Claude Debussy


Claude Debussy Famous memorial

Saint-Germain-en-Laye, Departement des Yvelines, Île-de-France, France
Death 25 Mar 1918 (aged 55)
Paris, City of Paris, Île-de-France, France
Burial Paris, City of Paris, Île-de-France, France
Plot Division 14
Memorial ID 5478 View Source

Composer. One of the most important composers of the 20th century, acknowledged as the founder of musical Impressionism. Debussy helped alter the course of Western music by breaking with traditional concepts of tonality, form and color. His style is restrained yet deeply sensual, and unique in its subtle evocation of atmosphere and mood. Biographer Oscar Thompson called him "The poet of mists and fountains, clouds and rain; of dusk and of glints of sunlight through the leaves; he was moonstruck and seastruck and a lost soul under a sky bespent with stars." Achille-Claude Debussy was born in Saint-Germain-en-Laye, France. Nothing about his impoverished background suggested he would become a composer. His father, a failed merchant, planned a naval career for him; his mother worked as a seamstress. During the Franco-Prussian War (1870 to 1871) he was sent to live with a well-to-do aunt, a cultured woman who introduced the boy to art and literature, and arranged for his first music lessons. From 1873 to 1884 he attended the Paris Conservatory, where he was a rebel from the start. His unusual gifts as a musician were recognized - he won several prizes - but his need to experiment with new sounds shocked and annoyed most of his professors. When one instructor demanded to know what rules he was following, he replied, "My own pleasure." For three summers (1880 to 1882) he was employed as a household pianist for Nadezhda von Meck, Tchaikovsky's patroness, an experience that marked his introduction to Russian music. In 1884 Debussy won the Conservatory's coveted Prix de Rome for his cantata "L'enfant prodigue", and was obliged to spend three years of additional study in Italy; upon his return to Paris in 1887 he threw himself into Montmartre's bohemian scene. "I can only create my own music", he wrote at the time, but his early development was an arduous process of absorbing or discarding influences. Like many musicians of his generation he was drawn to Wagner, an attraction he never fully renounced; but after two trips to Bayreuth (1887 and 1888) he revolted, declaring that the German romantic had lead opera into "sterile and pernicious paths." He admired Cesar Franck and the "Mighty Five" Russians (especially Mussorgsky), studied Medieval and Renaissance music (Palestrina was a favorite), and was enthralled with the Indonesian music he heard at the 1889 Paris World Exposition. Then there was his friendship with the eccentric young composer Erik Satie, who believed they should aim for music that was sober, concise, and unmistakably French. Probably the most vital stimulus were his discussions with Symbolist and Impressionist poets and painters, in such Montmartre cafes as the Chat Noir and the Auberge du Clou. Debussy realized that what they were achieving with words and images could also be applied to music, and his style began to take shape. It is difficult to place the "Suite Bergamasque" (1890) for piano in this scheme because he substantially revised it before its publication in 1905; its third movement, "Clair de lune", is one of his best-known works. The String Quartet in G minor (1893) still shows some formal influence of Franck, but Debussy came decisively into his own with the orchestral "Prelude to the Afternoon of a Faun" (1894), on a poem by Symbolist author Stephane Mallarme. The title should be taken literally - its nebulous dreamlike spell was intended to introduce the poem and not serve as an illustration. Present-day historians have likened the opening flute solo of "Faun" to the awakening of modern classical music; the composer's contemporaries greeted it with puzzlement. Camille Saint-Saens' verdict - paraphrased as "It is pretty sound, but it contains no music" - became the rallying cry of Debussy's detractors for the rest of his life. (The arch-conservative Saint-Saens remained an implacable enemy. 20 years after "Faun" he would prevent Debussy from being elected to the French Academy). His next masterpiece, the "Nocturnes" for orchestra (1901), was likewise coolly received. Its concluding "Sirens" features a wordless mezzo-soprano chorus, viewed at the time as an "unprofessional" use of a musical resource, and for decades only the first two movements ("Nuages" and "Fetes") were regularly performed. The turning point for Debussy came with his landmark opera "Pelleas et Melisande" (1902). He chose to set Maurice Maeterlinck's 1893 play because of its sparse, internalized "action" and its resemblance in plot to Wagner's "Tristan and Isolde", through which he would throw down the gauntlet to the whole Romantic movement. All the clichés of the genre were dispensed with. "Pelleas" consists of short scenes that end without climaxes. There are no traditional arias, dances or ensembles, the orchestra provides understated accompaniment, and the vocal lines closely follow the patterns of natural speech. Yet conflict and dramatic tension are maintained by the work's mysterious atmosphere and almost subliminal sense of foreboding. Few operas had a more difficult birth. Although the short score was completed in 1895 it took Debussy six years to secure a performance. Rehearsals at the Opera Comique in Paris lasted four months, hampered by poorly copied orchestral parts and resentment from many of the participants. (The composer made no friends by admonishing the cast to "please forget you are singers"). The stage equipment of the Comique could not meet Debussy's demands and he had to write new interludes to cover the scene changes. Most worrisome was the hostility of Maeterlinck, whose mistress, singer Georgette Leblanc, was originally cast as Melisande. When she was replaced by the sensational new Scottish soprano Mary Garden, the infuriated author sought a legal injunction against the opera and threatened to beat Debussy with a cane. He then published an announcement in Paris newspapers stating that the production was "hostile and alien to me...I can only wish for its prompt and utter failure." A sizable Maeterlinck clique made the first public dress rehearsal a noisy affair but the premiere on April 30 was more civilized. Critics were harsh and the musical Old Guard lined up against it. Theodore Dubois, head of the Paris Conservatory, threatened to expel any student who attended a performance; naturally they went in droves, giving Debussy a new young fan base. Thanks to the controversy "Pelleas" enjoyed a profitable first run. It was revived at the Comique the next season and by 1910 had been successfully staged in five countries. And it made Debussy a celebrity. The French Government named him a Chevalier of the Legion of Honor in 1903, and from then on each new work of his was eagerly anticipated and hotly debated. But fame also brought unwelcome scrutiny of his personal affairs, for he disregarded convention in life as he did in music. A difficult man under the best of circumstances, he habitually lived beyond his means and could be cruel to those around him; tales of his romantic entanglements, professional jealousies, and financial dealings are less than flattering. In 1904 he abandoned his first wife, Rosalie "Lily" Texier, for singer Emma Bardac, the wife of a prominent banker. The following year Lily attempted suicide by shooting herself on a Paris street corner, and the ensuing scandal caused many of Debussy's friends to turn away from him. He and Bardac eventually married in 1908, by which time she had given him a daughter, Claude-Emma, nicknamed "Chouchou." Chronic debt compelled him to work as a part-time music critic (from 1901) and to play the piano in public, activities he disliked even if they helped spread his notoriety. But for the rest of the decade he managed to brush aside adversity and write with even greater assurance. His most ambitious orchestral work, "La Mer" (1905), is a dazzling tribute to the sea he loved and still defies analysis; the three "Images" for orchestra (1905 to 1912), with the spectacular tryptic "Iberia" as centerpiece, reflected a keen interest in Spanish music. This period also saw him launch his series of groundbreaking piano works, with their original use of the sustaining pedal to explore the instrument's harmonic and coloristic possibilities. They include "Pour le Piano" (1901), "Estampes" (1903), two books of "Images" (1905, 1907), "Children's Corner" (1908), written for Chouchou and featuring the famous "Golliwogg's Cakewalk", and the first book of "Preludes" (1910). In addition he started two operas on Poe subjects, "The Devil in the Belfry" and "The Fall of the House of Usher", but would never complete them. Debussy's last years were bitter. In 1909 he experienced the first symptoms of the colorectal cancer that would kill him; he took morphine to alleviate the pain and in 1915 he underwent a colostomy, a procedure that left him (in his words) "a walking corpse." World War I brought him further anguish, as he was too ill to contribute to the war effort as he wished. His output declined, as did his income, and he had to waste his fading energies on music editing jobs. The crown of his late period is the ballet "Jeux" (1913), commissioned by Serge Diaghilev, who had earlier scandalized Parisian audiences by having his Ballets Russes present a dance version of "Prelude to the Afternoon of a Faun." Debussy hated Nijinsky's erotic choreography for both. For the piano he turned out the second book of "Preludes" (1913) and two books of "Etudes" (1916), while in 1913 he recorded nine piano rolls of his music (including "Golliwog's Cakewalk") for the Welte-Mignon label, preserving his technique for future generations. He bowed out with three chamber sonatas (out of a planned series of six), for Cello (1915), Flute, Viola and Harp (1915), and Violin (1917). His last public appearance, in September 1917, was as accompanist in a performance of the Violin Sonata. Debussy took permanently to his bed in early 1918 and died at 55 in March, while the German Army was shelling Paris as part of its final offensive. Because of the danger only 20 people attended his funeral at Pere Lachaise, his original burial site. The following year he was reinterred at the more exclusive Passy Cemetery, where Chouchou, only 13, would soon join him. Debussy's death came just as mainstream audiences were beginning to embrace his music. After the cataclysm of WWI and the rise of Schoenberg his whole tone harmonies and freedom of form were no longer shocking, and his impact proved to be profound and lasting. A partial list of the composers he influenced reads like a veritable 20th Century pantheon: Ravel, Satie, Stravinsky, Bartok, Webern, Berg, Varese, Roussel, Dukas, De Falla, Messiaen, Boulez, Takemitsu, minimalists Steve Reich and Phillip Glass, and jazz greats from George Gershwin and Duke Ellington to Herbie Hancock. But he was more than an innovator; the exquisite magic of his music never fades. As Milton Cross noted, "Not only was he the first of the great painters in music...he is still the greatest of them all."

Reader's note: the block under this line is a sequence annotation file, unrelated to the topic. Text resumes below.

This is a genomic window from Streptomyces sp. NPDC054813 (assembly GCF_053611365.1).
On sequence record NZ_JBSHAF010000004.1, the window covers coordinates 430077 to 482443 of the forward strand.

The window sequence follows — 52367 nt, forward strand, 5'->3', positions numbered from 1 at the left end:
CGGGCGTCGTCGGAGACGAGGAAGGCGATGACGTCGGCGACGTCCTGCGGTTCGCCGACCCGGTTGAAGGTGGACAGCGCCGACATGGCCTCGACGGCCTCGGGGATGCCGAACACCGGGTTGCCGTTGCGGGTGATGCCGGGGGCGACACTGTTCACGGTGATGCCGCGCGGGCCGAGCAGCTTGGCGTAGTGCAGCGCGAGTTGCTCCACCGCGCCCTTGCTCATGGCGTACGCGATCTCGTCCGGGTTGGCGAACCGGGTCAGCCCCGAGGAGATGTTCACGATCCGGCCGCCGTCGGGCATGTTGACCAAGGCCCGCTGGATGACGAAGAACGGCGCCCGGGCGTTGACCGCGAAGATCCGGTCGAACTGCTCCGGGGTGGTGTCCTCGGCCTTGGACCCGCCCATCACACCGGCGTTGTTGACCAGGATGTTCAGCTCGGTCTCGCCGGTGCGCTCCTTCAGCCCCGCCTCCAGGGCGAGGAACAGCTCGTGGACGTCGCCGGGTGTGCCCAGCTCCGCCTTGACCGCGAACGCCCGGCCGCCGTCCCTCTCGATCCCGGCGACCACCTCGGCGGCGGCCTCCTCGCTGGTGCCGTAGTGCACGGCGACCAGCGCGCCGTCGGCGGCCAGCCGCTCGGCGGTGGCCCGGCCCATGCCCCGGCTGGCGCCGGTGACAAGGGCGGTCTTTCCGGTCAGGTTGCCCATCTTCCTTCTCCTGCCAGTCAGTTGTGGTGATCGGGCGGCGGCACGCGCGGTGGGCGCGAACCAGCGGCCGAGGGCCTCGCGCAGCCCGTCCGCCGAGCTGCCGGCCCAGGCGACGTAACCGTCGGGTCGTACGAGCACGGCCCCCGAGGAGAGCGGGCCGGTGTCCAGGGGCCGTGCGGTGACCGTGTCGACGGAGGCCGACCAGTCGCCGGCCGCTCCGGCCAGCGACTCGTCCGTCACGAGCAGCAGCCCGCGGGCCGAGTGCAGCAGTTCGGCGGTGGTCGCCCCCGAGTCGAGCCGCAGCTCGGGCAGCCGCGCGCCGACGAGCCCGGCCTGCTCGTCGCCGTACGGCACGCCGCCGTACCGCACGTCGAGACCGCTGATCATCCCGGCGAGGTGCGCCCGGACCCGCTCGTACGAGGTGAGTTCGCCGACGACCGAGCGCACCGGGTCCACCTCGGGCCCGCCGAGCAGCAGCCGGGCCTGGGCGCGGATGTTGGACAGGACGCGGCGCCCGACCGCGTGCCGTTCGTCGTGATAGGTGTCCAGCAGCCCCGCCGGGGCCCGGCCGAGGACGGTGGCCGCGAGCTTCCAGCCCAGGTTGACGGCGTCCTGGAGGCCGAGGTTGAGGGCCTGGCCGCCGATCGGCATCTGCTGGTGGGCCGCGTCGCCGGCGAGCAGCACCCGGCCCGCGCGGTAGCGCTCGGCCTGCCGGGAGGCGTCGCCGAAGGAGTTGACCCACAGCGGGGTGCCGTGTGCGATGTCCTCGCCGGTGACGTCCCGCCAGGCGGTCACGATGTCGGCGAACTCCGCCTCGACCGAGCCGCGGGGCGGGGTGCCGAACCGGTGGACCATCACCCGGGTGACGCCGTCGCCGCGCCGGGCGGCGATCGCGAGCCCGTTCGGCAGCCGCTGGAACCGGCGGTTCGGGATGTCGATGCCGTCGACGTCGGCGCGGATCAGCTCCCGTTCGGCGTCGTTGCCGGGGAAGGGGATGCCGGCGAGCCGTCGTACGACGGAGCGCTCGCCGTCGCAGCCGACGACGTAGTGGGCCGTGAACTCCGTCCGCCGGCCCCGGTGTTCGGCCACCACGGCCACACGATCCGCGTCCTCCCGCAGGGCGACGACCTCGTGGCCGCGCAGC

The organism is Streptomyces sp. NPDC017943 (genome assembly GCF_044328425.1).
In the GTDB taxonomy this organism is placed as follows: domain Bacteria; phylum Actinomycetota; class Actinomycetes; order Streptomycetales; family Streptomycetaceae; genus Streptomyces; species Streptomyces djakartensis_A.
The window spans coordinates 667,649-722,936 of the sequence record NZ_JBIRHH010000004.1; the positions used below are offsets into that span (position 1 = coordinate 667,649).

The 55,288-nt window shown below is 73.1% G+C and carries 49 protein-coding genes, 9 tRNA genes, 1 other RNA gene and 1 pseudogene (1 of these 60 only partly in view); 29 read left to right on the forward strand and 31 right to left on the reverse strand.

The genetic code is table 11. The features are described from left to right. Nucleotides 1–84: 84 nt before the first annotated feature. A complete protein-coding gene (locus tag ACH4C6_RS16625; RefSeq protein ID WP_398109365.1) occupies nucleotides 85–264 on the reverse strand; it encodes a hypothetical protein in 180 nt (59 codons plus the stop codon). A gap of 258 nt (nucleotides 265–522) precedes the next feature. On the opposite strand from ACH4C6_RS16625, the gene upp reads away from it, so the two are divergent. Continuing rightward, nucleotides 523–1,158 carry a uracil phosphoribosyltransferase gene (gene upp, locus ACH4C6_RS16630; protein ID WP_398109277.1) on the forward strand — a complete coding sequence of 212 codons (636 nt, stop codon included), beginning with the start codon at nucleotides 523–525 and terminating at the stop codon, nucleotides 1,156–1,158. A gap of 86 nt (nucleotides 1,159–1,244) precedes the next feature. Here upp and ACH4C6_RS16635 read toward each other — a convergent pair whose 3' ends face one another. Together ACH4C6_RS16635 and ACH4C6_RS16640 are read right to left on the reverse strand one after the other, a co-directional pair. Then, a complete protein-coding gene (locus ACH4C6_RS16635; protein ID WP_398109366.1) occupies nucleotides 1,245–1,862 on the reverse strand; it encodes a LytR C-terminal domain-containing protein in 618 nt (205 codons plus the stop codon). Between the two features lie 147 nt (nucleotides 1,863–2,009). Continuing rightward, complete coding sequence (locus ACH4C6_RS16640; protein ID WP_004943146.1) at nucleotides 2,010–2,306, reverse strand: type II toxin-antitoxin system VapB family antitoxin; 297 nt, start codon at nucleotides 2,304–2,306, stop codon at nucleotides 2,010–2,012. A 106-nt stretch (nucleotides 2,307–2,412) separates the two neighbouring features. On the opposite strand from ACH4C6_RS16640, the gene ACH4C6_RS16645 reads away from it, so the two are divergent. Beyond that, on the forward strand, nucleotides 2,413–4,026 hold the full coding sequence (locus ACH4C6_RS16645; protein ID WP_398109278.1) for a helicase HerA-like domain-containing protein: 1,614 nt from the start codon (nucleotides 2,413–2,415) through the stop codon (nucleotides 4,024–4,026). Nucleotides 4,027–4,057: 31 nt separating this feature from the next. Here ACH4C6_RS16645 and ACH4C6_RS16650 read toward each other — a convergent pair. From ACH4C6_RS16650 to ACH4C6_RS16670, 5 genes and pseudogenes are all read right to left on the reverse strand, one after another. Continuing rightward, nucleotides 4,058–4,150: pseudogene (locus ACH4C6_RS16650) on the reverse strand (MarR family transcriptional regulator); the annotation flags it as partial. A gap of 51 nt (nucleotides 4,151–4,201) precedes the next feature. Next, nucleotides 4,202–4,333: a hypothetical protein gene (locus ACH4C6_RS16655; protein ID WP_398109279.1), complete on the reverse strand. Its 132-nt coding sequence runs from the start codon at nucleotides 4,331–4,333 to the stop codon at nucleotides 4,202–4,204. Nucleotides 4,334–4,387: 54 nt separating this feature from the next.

Bio by: Bobb Edwards


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  • Maintained by: Find a Grave
  • Added: 16 May 1999
  • Find a Grave Memorial 5478
  • Find a Grave, database and images ( : accessed ), memorial page for Claude Debussy (22 Aug 1862–25 Mar 1918), Find a Grave Memorial ID 5478, citing Cimetière de Passy, Paris, City of Paris, Île-de-France, France ; Maintained by Find a Grave .